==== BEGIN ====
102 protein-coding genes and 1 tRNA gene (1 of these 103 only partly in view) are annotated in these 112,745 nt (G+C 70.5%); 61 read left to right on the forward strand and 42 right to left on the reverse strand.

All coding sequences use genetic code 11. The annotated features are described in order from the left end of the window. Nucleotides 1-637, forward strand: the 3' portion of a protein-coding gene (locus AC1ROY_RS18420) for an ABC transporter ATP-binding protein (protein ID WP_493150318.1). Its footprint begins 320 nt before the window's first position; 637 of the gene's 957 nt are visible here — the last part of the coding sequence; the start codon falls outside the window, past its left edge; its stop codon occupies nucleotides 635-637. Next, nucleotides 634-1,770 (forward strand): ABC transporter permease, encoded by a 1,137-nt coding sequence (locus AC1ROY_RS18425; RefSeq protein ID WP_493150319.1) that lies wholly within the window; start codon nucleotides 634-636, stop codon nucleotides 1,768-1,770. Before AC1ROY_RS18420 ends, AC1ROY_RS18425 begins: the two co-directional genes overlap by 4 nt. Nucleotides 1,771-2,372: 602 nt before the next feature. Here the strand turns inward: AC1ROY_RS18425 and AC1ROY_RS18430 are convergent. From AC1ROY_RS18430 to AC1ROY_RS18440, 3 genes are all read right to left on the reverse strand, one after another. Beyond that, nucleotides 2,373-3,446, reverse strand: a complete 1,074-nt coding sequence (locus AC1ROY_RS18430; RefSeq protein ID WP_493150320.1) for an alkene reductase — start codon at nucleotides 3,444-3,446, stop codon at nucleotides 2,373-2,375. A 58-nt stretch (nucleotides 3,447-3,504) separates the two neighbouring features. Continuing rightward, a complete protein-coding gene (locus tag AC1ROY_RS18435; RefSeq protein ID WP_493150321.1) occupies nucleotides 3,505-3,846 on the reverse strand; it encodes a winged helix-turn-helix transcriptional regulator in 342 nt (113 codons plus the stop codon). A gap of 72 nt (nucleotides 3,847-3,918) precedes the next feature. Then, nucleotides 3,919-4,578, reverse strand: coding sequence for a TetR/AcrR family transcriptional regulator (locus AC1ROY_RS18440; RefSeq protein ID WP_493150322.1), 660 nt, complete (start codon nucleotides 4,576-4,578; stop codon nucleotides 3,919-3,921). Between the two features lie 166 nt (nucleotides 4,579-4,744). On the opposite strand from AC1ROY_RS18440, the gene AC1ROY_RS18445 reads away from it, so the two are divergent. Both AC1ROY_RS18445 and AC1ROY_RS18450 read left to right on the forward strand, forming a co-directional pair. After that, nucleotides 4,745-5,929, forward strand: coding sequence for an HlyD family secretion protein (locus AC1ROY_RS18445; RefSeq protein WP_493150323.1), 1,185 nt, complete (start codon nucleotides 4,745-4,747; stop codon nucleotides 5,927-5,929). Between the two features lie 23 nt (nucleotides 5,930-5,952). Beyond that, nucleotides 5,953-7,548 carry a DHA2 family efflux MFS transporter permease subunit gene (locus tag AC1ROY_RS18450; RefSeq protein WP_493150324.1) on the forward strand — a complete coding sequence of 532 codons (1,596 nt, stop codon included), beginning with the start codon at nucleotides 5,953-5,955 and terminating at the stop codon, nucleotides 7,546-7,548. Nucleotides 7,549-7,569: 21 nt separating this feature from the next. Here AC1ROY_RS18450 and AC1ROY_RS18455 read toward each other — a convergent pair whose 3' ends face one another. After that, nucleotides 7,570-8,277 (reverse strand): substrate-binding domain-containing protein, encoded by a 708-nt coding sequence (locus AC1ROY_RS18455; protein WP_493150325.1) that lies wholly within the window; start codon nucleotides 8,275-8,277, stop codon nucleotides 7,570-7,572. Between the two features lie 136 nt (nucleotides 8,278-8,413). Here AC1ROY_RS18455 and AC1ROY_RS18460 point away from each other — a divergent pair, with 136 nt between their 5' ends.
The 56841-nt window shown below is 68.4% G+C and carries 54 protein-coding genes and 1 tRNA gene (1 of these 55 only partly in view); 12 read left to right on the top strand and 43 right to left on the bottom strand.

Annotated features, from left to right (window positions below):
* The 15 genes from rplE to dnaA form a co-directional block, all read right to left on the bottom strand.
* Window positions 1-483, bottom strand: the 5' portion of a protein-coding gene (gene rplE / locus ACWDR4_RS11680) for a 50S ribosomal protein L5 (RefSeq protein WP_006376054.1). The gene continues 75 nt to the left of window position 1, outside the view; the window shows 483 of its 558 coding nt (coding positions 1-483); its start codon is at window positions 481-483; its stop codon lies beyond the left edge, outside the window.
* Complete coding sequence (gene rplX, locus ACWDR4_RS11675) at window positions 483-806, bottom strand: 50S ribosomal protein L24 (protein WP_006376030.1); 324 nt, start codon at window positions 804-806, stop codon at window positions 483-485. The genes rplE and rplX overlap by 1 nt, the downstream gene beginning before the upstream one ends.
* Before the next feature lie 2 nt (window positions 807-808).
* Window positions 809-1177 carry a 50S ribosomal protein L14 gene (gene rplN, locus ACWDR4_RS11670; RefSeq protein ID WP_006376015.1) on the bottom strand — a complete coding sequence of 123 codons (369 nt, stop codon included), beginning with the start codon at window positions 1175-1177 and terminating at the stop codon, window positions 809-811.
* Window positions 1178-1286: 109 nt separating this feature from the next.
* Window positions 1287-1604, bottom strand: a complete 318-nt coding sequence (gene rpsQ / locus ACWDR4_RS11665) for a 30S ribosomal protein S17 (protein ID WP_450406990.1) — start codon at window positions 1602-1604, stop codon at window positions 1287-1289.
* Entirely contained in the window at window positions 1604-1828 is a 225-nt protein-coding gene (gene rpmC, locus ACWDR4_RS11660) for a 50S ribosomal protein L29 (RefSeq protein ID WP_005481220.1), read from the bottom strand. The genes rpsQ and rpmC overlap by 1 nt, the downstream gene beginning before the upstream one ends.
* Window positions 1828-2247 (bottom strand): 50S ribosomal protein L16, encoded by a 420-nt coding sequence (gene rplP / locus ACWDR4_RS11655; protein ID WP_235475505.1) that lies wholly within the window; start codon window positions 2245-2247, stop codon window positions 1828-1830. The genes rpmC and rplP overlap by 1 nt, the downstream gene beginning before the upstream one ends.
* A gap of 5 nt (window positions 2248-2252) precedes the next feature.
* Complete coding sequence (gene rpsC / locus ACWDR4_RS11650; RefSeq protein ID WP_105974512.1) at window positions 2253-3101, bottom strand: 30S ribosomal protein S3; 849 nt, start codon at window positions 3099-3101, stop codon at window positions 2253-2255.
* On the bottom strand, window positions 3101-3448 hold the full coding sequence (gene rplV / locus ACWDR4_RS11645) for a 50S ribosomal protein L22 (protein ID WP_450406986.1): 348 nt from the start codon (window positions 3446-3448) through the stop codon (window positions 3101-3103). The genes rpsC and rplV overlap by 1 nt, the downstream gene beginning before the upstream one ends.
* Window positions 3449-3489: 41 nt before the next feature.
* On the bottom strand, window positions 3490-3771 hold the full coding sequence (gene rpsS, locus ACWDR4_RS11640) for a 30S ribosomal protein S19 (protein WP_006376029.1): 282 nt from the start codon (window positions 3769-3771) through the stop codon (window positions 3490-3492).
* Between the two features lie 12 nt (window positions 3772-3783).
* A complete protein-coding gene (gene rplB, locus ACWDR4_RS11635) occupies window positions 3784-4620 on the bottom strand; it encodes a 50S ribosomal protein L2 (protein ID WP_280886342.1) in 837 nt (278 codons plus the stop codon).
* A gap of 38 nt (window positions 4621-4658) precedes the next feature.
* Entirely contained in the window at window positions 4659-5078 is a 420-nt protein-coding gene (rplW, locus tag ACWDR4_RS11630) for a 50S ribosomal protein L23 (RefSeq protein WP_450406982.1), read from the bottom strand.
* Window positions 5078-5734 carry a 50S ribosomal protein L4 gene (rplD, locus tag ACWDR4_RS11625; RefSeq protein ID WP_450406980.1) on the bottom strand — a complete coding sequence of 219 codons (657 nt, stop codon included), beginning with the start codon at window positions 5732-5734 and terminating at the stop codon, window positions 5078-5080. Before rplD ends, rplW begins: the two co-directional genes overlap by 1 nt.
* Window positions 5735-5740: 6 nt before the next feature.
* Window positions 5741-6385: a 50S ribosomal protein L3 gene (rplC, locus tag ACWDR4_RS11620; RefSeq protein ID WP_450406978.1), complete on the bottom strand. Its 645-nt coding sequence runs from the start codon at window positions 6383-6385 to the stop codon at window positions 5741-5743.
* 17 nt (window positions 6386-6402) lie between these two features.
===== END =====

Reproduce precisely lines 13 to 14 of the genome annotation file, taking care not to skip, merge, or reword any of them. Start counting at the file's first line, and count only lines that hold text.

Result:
* Window positions 1828-2247 (bottom strand): 50S ribosomal protein L16, encoded by a 420-nt coding sequence (gene rplP / locus ACWDR4_RS11655; protein ID WP_235475505.1) that lies wholly within the window; start codon window positions 2245-2247, stop codon window positions 1828-1830. The genes rpmC and rplP overlap by 1 nt, the downstream gene beginning before the upstream one ends.
* A gap of 5 nt (window positions 2248-2252) precedes the next feature.